Besides being a poet, a wannabe novelist, and mother of three teenaged daughters, I also teach English, full-time, at a community college. I do committee work. I advise. I’m busy. I like to consider myself the queen of getting-things-done. Many of my students, on the other hand, haven’t figured out how to find time to do the reading and studying that they need to do in order to be successful in my writing classes. So this quarter, I decided to try a social experiment.
It helps that we’re reading a book of essays, Real Questions, that focuses on contemporary issues like what we eat and what media we consume and how we conduct our relationships. While reflecting on such things, it seemed plausible to imagine making some real changes in our own lives. What if we each changed one thing, and wrote about it? I worried that it sounded a little hare-brained, as if I were practicing to become a life-coach. The students loved it. Only a handful of them wanted to change something to do with writing or studying, but they all wanted to change something.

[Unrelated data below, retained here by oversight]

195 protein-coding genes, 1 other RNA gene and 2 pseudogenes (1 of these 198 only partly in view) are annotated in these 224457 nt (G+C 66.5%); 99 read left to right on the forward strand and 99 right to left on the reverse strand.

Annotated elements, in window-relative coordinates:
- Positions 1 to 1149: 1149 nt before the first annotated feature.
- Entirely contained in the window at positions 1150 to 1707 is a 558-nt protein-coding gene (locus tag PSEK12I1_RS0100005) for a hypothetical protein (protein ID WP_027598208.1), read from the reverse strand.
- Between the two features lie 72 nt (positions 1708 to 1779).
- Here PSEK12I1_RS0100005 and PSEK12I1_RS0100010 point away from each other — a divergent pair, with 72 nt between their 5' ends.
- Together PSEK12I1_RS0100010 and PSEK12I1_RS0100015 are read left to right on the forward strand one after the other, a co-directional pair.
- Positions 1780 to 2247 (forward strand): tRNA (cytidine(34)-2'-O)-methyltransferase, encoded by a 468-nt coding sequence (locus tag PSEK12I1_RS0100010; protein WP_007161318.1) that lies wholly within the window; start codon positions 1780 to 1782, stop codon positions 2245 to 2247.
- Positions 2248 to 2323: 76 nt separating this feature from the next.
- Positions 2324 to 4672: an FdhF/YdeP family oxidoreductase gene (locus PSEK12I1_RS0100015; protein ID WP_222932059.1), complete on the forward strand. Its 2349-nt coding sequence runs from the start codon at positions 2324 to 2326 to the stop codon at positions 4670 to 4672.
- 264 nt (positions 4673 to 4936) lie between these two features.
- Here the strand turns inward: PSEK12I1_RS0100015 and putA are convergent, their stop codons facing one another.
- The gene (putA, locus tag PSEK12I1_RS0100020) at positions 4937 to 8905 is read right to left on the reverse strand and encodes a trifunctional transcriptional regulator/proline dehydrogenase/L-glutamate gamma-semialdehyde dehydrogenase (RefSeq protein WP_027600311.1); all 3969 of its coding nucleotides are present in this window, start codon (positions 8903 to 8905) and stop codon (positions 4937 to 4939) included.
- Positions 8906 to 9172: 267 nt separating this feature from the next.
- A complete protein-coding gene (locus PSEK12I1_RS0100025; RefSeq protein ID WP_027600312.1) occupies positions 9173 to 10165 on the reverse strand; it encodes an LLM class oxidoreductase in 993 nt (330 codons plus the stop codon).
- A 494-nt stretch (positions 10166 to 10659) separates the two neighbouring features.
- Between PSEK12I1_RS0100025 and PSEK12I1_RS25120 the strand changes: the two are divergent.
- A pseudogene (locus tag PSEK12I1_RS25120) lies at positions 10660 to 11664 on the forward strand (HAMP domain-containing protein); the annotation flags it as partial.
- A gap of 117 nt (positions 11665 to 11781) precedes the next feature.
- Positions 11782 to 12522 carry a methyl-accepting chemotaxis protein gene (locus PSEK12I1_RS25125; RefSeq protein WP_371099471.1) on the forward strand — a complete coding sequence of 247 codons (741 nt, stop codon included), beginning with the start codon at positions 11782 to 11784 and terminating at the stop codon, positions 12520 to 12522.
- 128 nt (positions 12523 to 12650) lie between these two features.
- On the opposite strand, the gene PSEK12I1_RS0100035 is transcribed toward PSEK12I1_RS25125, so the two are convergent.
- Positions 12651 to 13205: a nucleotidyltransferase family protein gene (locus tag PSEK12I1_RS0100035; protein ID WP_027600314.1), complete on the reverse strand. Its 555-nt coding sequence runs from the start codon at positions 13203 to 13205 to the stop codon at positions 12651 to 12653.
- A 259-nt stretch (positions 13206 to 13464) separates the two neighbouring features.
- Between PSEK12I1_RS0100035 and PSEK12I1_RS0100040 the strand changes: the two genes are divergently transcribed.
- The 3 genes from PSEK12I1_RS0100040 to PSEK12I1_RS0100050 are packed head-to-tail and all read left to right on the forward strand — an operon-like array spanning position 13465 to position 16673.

I cooked up a multi-part assignment in which students 1) write a blog-like proposal about something they would like to change, something they can actually DO, daily, for the next forty days of the term; 2) write a persuasive paper about why such a change is desirable; 3) tweet or just write a short reflection which they share with the class daily about the change for those forty days; and then 4) write a follow-up, reflective essay about how their experiment worked out.